Petitioner then testified with regard to another service that took place on February 8, 2002. The vehicle at this point in time had 5,218 miles (see Exhibit P-6). Once again, petitioner was complaining of smells from the carpeting on the passenger part of the car due to alleged water and other difficulties with the vehicle. The invoice seems to reflect that the vehicle was serviced and then returned.
Petitioner then testified to his last chance letter he sent to the manufacturer with regard to the variety of alleged defects (see Exhibit P-8). Petitioner testified with regard to continuing problems with the vehicle. Petitioner presented Exhibit P-9 which demonstrated the vehicle was brought back to the dealership on November 4, 2002 for the continual problem when it had 15,551 miles. On the second page of this invoice it indicates that the vehicle has been there three times and once again it appears the vehicle was serviced and returned to petitioner. Petitioner also testified to and brought into evidence Exhibit P-10 which shows that new carpeting was ordered for the vehicle in question as a result of what apparently was supposed to have been repaired, namely, the water leak in the front passenger portion of the vehicle itself.
Petitioner then emphasized that the water problem has never been fixed and to this date has not been fixed. n cross-examination, petitioner was examined with regard to the surging of the vehicle and the water problem and still maintained that all these problems were occurring to this date.
The next person to testify on behalf of petitioner was James Cookingham who was presented to the Court as an expert in automotive vehicle repair. No objections to this individual testifying as an expert was raised by respondent and he was admitted as an expert in automotive vehicle repair.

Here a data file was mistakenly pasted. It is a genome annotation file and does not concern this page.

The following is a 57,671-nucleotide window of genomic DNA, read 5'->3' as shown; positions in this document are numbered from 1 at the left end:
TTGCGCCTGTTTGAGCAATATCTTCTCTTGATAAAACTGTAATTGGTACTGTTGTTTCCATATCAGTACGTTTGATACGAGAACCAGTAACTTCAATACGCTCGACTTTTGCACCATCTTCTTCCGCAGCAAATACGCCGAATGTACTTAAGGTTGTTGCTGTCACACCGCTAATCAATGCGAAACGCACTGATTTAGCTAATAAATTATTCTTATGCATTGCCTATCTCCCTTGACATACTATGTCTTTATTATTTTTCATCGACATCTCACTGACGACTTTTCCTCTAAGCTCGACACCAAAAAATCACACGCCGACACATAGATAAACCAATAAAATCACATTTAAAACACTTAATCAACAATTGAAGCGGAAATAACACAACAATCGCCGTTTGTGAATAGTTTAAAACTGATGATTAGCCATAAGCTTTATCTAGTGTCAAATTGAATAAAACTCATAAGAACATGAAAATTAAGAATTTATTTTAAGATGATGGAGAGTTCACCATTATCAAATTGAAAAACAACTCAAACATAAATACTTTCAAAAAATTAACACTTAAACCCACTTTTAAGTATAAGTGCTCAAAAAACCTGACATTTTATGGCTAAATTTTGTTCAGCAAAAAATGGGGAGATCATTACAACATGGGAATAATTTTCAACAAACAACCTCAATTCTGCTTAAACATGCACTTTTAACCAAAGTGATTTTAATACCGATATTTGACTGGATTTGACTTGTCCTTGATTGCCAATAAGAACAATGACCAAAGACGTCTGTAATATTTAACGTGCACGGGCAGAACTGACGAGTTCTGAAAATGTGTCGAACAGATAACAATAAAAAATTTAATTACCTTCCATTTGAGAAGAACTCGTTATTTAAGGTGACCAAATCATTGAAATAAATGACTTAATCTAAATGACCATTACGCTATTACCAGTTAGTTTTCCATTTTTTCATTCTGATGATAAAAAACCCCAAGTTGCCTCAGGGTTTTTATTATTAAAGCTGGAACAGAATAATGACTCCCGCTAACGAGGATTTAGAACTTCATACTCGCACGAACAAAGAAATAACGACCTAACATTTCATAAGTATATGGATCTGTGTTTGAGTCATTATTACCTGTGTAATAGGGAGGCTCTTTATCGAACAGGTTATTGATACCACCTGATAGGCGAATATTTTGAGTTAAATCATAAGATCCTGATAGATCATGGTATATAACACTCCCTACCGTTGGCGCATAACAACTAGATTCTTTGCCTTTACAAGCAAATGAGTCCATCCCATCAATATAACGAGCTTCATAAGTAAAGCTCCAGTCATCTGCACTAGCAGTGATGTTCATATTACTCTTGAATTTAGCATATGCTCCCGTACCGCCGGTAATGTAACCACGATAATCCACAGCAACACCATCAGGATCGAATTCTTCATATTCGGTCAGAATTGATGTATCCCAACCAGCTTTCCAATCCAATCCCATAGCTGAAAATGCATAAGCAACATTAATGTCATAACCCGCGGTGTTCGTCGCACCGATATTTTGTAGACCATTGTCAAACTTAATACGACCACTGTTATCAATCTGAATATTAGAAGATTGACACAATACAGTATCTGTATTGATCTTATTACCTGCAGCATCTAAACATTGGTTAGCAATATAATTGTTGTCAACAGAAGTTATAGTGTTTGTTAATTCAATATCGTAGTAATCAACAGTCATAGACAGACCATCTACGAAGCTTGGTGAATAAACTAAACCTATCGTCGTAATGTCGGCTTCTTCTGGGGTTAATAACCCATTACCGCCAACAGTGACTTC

Mr. Cookingham testified that he examined the vehicle in question on or about January 3, 2003 and identified and presented to the Court his report with the results he found after examining the vehicle (see Exhibit P-12). Mr. Cookingham testified that he found the body and paint damage to be minimal and that he was not able to repeat nor could he confirm the alleged erratic idling of the vehicle or surging of the vehicle. Mr. Cookingham did testify, however, that he found and confirmed a significant amount of water in the right front passenger portion of the vehicle, that he believed there was a leak, that he believed the leak was not coming through the vehicle but rather was being caused by some kind of condensation or clogging problem with regard to the air conditioning system and that he believed this was the source of the problem in question.
Mr. Cookingham also testified that you could have a large amount of water caused by this condensation and that temperature was not necessarily a factor with regard to the workings of the air conditioner as it did operate during the winter when defrosters were in operation.
Respondent then put on its case. David Flisler testified on behalf of respondent. Mr. Flisler is District Manager with Daimler Chrysler and by stipulation it was agreed that he was considered to be an expert with regard to repair and servicing of this type of motor vehicle.